On Capitol Hill, Congress heard frightening expert testimony today on the subject of bioterrorism. CBS's Bob Schieffer reports.
The discovery of anthrax in Florida has left the nation on hair-trigger alert for signs of bioterrorism.
A subway station in the Washington suburbs was shut down after a man caused a commotion on a train and sprayed police with something from a pump-action bottle. Firemen were called in to hose down the area.
The spray turned out to be a cleaning solution. But the station remained closed, and several dozen passengers were isolated until tests determined the spray was harmless.
Such precautions may be prudent in light of what public health officials told the Senate today: They said a bioterrorist attack would be nothing like the attack on the twin towers.
"There would be no indiscreet event. No explosion. No immediate, obvious disaster. We would know we had been attacked only when people began appearing in emergency rooms and doctors' offices," says Donald Henderson, director of the Johns Hopkins University Center for Civilian Biodefense Studies.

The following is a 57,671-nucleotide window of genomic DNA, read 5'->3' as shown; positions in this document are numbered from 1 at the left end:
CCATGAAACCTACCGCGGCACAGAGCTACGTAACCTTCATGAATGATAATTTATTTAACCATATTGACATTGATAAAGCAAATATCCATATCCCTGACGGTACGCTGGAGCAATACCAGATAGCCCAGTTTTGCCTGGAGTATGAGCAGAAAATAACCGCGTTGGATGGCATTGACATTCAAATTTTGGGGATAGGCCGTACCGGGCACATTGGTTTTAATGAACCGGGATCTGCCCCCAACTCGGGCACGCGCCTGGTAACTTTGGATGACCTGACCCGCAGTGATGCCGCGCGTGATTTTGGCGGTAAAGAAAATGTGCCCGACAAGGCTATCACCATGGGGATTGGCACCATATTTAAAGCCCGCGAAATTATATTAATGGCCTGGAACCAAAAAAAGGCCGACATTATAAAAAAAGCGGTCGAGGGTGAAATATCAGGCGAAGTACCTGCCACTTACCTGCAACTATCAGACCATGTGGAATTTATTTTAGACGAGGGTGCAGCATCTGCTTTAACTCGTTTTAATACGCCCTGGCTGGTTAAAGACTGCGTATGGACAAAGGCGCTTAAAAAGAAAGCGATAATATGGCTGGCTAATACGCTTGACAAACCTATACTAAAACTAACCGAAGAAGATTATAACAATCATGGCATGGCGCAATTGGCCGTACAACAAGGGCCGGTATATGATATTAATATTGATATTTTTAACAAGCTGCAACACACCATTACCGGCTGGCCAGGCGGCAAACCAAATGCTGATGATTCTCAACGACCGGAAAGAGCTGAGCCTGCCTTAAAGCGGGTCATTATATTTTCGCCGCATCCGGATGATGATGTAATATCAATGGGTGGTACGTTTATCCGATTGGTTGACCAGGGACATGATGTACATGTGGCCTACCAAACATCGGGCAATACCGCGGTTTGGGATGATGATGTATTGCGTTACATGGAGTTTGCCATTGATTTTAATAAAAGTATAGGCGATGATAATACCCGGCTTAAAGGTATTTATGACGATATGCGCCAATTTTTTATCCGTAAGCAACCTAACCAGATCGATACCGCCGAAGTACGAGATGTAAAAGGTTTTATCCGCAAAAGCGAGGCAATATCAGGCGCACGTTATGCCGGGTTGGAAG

Experts agreed that the country is not geared to handle such an attack.
"Based on our contacts with hospitals and hospital associations, we believe that 500 patients would overwhelm the healthcare systems of most cities," Henderson says.
"The unthinkable has already happened and I as a public official can't sit here and say, 'Yeah, we're ready, we're prepared.' I say to you we are unprepared," says Dr. Mohammad Akhter, executive director of the American Public Health Association.
The panel of scientists told senators that getting prepared may require everything from better coordination between public health and emergency officials--currently there is virtually none-- to improved food inspection, reintroduction of mandatory smallpox vaccination, and stockpiling of more vaccines.
Congress has heard many of these warnings before. But this time, they seemed to be paying attention.
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